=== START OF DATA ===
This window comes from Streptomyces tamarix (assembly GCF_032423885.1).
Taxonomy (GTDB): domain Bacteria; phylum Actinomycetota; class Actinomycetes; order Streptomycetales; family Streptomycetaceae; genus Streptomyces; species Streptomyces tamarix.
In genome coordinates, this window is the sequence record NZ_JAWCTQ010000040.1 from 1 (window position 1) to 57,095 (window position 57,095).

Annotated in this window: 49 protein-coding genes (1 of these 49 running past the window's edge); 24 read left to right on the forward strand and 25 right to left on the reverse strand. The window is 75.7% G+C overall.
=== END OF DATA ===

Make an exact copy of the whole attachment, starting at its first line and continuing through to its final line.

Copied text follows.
This window comes from Streptomyces tamarix (assembly GCF_032423885.1).
Taxonomy (GTDB): domain Bacteria; phylum Actinomycetota; class Actinomycetes; order Streptomycetales; family Streptomycetaceae; genus Streptomyces; species Streptomyces tamarix.
In genome coordinates, this window is the sequence record NZ_JAWCTQ010000040.1 from 1 (window position 1) to 57,095 (window position 57,095).

Annotated in this window: 49 protein-coding genes (1 of these 49 running past the window's edge); 24 read left to right on the forward strand and 25 right to left on the reverse strand. The window is 75.7% G+C overall.